• Provide information/support to students about their roles in identifying, developing and maintaining satisfactory mentoring relationships, while also working to improve faculty mentoring practices and academic program accountability for providing high quality mentoring opportunities to all students.
  • Involve and communicate effectively with students around DE&I strategic planning.

Key Theme #4

Student, faculty, and staff reports/feedback indicate that supports for “development” and “training” relevant to enhancing DE&I are needed (i.e., “Diversity skills”).

Implications and Recommendations

  • Learn about and address (through Rackham programming and partnerships with programs) relevant development/training needs for faculty, students, and staff, especially in areas of:
    • Recruitment/admissions knowledge and practices (e.g., addressing perceived challenges in recruitment and encouraging use of best practices around identifying pools of qualified prospective students from diverse backgrounds; accurate information around the legal context and ways to recruit for diversity in effective and legally compliant ways, the benefits and effective use of holistic review approaches in admissions)
    • Mentoring (increasing and encouraging faculty engagement in mentoring; development of knowledge and skills around mentoring in general and mentoring diverse students; need for incentives for investment in mentoring and good mentoring and consequences for consistent, poor, ineffective mentoring);
    • Diversity and inclusion in classroom and academic settings (increasing student and faculty instructors’ understanding and pedagogical skills related to diversity and inclusion in the classroom; helping students navigate their own roles and identities as students and instructors in the classroom, including ways of responding effectively to microaggressions; need for faculty to view themselves as accountable for creating an environment of diversity, equity, and inclusion in the classroom, regardless of their scholarly/disciplinary backgrounds).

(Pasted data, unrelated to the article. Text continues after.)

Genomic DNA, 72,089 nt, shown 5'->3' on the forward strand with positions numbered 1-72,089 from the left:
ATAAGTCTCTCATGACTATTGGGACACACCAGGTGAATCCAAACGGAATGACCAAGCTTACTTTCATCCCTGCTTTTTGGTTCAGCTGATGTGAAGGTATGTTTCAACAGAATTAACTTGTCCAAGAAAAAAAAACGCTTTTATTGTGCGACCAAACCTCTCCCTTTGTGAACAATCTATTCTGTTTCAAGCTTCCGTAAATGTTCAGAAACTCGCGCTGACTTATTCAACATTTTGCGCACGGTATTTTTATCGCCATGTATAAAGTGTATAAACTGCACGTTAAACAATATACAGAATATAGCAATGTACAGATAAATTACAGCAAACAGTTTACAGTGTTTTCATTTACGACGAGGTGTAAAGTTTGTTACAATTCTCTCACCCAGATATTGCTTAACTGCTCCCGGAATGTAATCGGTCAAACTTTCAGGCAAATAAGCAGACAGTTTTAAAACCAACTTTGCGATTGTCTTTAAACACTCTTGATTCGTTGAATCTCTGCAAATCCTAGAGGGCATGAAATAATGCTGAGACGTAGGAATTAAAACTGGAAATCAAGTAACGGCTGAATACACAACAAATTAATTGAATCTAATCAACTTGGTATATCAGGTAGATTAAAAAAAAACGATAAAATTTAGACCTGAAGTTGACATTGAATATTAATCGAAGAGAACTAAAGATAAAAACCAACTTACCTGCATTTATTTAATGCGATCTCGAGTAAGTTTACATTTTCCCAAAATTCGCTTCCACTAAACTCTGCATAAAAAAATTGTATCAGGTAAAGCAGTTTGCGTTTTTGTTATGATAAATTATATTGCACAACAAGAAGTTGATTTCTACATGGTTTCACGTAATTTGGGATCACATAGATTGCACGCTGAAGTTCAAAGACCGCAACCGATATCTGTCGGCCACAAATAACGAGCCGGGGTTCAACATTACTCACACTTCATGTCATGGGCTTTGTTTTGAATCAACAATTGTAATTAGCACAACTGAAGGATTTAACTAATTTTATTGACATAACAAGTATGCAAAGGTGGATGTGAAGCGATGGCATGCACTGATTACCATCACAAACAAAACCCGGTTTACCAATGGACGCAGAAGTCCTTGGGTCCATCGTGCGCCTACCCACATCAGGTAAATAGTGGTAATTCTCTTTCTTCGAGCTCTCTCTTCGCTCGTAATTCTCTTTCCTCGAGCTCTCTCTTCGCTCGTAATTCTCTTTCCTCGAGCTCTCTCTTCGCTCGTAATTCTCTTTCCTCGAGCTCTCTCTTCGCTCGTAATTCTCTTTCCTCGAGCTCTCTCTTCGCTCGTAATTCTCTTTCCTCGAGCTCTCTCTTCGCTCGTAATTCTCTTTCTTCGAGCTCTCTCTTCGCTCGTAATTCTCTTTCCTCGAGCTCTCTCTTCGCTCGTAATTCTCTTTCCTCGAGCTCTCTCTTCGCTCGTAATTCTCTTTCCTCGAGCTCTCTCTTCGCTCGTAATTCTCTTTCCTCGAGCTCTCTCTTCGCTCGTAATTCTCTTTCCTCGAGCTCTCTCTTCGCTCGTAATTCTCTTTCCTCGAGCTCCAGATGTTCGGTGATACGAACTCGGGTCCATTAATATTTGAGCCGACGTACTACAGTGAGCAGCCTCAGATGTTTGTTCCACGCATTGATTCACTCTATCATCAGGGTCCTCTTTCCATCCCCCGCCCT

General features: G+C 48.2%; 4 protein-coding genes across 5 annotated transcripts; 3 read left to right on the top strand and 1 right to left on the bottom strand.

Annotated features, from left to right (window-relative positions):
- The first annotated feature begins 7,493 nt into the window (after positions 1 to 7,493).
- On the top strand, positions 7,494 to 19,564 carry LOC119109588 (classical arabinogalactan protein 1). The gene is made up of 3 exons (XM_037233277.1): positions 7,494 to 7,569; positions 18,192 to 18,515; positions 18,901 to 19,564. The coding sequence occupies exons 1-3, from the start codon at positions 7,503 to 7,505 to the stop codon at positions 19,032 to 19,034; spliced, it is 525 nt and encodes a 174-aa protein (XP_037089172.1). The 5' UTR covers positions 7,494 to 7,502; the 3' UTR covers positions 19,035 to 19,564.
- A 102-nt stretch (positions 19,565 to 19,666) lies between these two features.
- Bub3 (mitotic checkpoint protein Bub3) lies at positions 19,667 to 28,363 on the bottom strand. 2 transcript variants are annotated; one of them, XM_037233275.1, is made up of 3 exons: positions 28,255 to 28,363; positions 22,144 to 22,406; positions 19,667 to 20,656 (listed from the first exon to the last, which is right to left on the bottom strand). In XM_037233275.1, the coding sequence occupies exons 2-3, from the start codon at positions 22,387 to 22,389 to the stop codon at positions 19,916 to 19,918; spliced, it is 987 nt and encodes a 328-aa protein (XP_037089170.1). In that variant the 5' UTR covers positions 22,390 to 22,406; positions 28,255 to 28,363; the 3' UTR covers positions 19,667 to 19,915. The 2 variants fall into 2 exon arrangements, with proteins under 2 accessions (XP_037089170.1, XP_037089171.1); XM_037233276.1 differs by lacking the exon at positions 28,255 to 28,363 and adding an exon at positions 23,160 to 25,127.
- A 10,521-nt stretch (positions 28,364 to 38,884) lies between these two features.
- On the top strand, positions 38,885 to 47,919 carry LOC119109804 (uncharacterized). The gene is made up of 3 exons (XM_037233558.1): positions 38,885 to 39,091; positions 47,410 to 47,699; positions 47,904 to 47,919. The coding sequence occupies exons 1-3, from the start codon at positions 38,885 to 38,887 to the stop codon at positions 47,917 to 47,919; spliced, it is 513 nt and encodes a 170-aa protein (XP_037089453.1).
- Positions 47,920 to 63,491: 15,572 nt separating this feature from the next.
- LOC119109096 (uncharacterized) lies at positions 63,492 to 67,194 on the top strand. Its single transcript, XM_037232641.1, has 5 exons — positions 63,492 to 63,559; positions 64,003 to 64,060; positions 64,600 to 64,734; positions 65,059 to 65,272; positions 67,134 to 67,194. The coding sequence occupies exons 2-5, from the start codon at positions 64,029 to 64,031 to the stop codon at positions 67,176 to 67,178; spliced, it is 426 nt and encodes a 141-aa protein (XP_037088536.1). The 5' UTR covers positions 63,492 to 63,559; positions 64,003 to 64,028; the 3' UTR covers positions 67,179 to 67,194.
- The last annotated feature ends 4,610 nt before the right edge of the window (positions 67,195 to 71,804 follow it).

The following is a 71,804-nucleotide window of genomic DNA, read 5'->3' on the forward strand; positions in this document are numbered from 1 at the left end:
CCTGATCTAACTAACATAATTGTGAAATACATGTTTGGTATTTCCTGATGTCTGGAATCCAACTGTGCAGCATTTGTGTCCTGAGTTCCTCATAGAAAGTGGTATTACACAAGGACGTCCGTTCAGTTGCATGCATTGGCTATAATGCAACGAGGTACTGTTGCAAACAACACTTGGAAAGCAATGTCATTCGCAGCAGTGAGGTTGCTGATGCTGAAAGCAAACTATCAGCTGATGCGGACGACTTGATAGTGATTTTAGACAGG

Key Theme #5

Rackham staff experiences of DE&I are underexplored.

Rackham has never had a formal internal climate or organizational assessment; informal discussions with staff (with Rackham Administrative Director as well as in DE&I Advisory Committee and Rackham Leadership Team meetings) indicate a need and desire for such assessment.

DE&I themes suggested from informal staff discussions include: variation and unevenness in staff experiences of inclusion (sense of community, having voice, recognition) and equity (opportunities for development and growth).

Implications and Recommendations

  • Continue to take steps to learn about DE&I experiences of staff.
  • Develop an approach for assessing climate among staff that includes staff input.
  • Develop regular ways for a diverse range of staff to be involved in input and feedback around staff concerns, development, and community.
  • Improve organizational practices around staff development opportunities (including feedback practices, mentoring opportunities, opportunities for learning growth, and professional advancement).